Steve Vai is inarguably one of the foremost axeslingers in modern music. No less a genius than Frank Zappa brought him in to execute "the impossible guitar parts" of his frantic, angular, and dense music. That's a double tribute, as Zappa himself was a paralyzingly adept master of the strings. Since those halcyon days, Vai's gone solo, formed groups, worked on soundtracks, made instructional videos, taught lessons, and God only knows what else. Most recently, though, he and past Guitar Center owner Ray Scherr founded the Favored Nations label, home to a number of top-flight fretbenders: Alan Holdsworth, Tommy Emmanuel, Eric Johnson, Pierre Bensusan, John Petrucci, etc. Thus, whenever the name of this growingly daunting imprint is brought up, a hushed reverence descends upon the annointed.
Where the Wild Things Are's 2-DVD extravaganzola readily shows why that worship is apropos. Straight from the lone wolf's teeth, it's a feast of pyrotechnics, heaven for guitar lovers. Right from the start, the band explodes in a melodic shred fest departing from, enhancing upon, and vaulting over all Vai's past accomplishments. With two violinist-keyboardists, a rhythm guitarist, bass, and strong drummer, this is ensemble work with very wide swaths of progrock lasered into a fusion constituting the core of the guitarist's raison d'etre. That first cut, Paint Me Your Face is a convoluted speedy magisterium of duet and trio interplay 'twixt Vai and the Alex DePue / Ann Marie Calhoun violin tagteam.
Expect fiery and massive doses of Mahavishnu Orchestra, King Crimson, Utopia (their glorious first LP), Dream Theater, Return to Forever, and other signature bands drowned in Vai's Byzantine compositions entablaturing ancient civilizations and far-flung vistas of times yet to come. Wailing spaceships drop in for retrofitting, massive chunks of the pyramids somehow manage to crash through the roof all the way from the Nile, and apparently someone figured out a way to hybridize a cyborg who can play so damn fast that the fretboard is pushed into another dimension. Bubba there's a hell of a lot crammed into this long concert.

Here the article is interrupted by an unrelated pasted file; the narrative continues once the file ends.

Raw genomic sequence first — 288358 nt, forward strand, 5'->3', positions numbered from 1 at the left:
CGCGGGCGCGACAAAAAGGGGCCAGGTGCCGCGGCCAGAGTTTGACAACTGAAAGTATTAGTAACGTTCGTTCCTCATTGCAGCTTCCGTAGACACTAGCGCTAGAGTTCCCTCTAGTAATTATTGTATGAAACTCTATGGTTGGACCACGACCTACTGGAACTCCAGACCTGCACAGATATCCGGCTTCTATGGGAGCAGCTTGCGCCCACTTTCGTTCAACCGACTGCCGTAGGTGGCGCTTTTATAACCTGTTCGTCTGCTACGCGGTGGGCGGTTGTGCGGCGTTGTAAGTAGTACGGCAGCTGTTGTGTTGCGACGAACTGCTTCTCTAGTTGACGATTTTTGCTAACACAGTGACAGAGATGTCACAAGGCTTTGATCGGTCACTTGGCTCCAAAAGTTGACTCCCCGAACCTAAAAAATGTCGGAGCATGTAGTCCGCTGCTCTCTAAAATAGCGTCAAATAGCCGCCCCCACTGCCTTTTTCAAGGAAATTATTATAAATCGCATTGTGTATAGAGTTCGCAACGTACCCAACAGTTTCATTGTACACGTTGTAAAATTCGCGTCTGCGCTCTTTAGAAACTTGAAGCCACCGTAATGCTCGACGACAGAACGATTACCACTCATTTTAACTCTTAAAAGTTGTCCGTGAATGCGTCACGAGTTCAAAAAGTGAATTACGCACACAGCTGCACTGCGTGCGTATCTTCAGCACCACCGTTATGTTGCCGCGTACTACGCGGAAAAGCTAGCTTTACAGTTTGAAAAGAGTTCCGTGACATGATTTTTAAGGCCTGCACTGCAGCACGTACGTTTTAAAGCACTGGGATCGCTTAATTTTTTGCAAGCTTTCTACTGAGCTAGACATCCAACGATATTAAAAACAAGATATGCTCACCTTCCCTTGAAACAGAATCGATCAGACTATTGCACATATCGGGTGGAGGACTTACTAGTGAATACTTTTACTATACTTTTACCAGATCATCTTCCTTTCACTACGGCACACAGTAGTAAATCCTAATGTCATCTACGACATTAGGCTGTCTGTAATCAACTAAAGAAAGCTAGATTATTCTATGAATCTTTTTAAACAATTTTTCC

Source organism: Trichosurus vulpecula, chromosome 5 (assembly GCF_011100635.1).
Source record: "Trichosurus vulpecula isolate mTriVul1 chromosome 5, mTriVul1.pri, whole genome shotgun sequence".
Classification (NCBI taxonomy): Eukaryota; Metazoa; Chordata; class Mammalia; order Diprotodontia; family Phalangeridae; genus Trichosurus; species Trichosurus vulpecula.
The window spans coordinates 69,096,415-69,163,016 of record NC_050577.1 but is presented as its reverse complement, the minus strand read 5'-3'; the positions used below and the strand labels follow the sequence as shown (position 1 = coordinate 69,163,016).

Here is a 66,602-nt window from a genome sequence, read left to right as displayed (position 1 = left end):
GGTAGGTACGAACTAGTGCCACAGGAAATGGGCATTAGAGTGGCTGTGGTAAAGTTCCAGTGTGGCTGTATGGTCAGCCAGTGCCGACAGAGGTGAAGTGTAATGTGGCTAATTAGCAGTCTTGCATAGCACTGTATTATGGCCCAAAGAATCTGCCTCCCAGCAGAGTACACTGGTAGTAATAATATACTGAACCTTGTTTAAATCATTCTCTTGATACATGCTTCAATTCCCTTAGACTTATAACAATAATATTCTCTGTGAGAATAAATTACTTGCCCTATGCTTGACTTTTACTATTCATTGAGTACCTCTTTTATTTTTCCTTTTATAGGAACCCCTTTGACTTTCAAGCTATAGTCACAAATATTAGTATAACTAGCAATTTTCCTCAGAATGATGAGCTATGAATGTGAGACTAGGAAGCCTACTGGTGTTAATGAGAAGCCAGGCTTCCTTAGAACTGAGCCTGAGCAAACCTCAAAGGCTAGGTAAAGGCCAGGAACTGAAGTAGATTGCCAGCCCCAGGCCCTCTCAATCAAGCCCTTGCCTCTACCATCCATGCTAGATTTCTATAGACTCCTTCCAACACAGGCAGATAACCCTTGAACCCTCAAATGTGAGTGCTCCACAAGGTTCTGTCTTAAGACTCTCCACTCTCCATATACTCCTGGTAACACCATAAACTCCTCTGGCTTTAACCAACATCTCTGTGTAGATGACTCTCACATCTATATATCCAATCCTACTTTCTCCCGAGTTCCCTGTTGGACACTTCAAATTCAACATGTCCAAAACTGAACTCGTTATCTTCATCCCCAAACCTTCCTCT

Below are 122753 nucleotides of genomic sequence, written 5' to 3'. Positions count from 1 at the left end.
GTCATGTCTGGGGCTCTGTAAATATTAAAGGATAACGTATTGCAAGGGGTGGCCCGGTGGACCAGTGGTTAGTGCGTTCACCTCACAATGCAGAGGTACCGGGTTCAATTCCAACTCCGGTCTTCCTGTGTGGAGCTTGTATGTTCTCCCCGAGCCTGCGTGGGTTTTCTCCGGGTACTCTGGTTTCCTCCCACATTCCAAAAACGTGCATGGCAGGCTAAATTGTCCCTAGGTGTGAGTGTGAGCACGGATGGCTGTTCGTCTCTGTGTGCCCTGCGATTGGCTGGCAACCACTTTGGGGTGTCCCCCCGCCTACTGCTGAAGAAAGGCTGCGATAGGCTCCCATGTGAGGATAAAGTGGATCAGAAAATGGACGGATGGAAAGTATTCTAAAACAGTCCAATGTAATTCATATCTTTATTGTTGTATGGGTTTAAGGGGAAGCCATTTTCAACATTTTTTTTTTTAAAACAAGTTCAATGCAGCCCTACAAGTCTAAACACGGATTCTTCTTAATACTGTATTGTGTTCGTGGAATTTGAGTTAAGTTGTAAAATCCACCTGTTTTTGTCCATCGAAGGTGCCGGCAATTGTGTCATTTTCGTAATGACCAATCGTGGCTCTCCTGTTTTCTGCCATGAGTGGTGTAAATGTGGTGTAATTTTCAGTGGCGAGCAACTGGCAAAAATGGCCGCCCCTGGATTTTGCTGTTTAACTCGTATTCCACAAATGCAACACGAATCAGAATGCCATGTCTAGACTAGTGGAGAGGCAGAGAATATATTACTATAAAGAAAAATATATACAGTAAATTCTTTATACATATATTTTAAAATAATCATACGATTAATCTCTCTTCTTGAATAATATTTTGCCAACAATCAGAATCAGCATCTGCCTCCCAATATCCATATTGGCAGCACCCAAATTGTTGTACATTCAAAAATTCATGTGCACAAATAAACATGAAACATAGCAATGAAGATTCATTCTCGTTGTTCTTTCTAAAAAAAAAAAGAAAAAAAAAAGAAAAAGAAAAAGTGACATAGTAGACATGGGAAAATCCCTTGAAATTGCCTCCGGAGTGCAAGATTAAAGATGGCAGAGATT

A breath or two is taken during an acoustic interlude, mostly chordal play and ballads—though there's some righteous lead play a la the old Coryell / Towner Spaces material—with drummer Jeremy Colson rigged in a flipped-out one-man-band percussive kit hanging from his shoulders. This mid-set provides a nice colorative relief from the careening onslaught, spiced liberally with classical elements in the last track, preparing the audience for part two, the prelude coming in the form of a tight drum solo just before switching to the second disc. That opens with The Audience is Listening and its approximately 362 crashing endings (move over, Matthew Fisher).
Where Vai has sometimes been accused, with more than a little justice, of too often being a soulless technique monger, this is hands down the best thing he's ever done and will pretty much put the kibosh on that criticism. And if this is any indication that Part 2 of his career has started, then hang on, 'cause it's going to be a white-knuckler. Goggles, sunblock, a brass jock, and anti-vertigo medication are recommended. Wouldn't hurt to slam a few gallons of Coca Cola beforehand, either, as the entire fracas, bonuses and all, runs to over 3-1/2 hours. With enough caffeine, you'll be righteously amped up and might just make it out alive.
Shove the Sun Aside (Dave Weiner), and Earthquake Sky (Jeremy Colson).
Edited by: David N. Pyles
Copyright 2009, Peterborough Folk Music Society.
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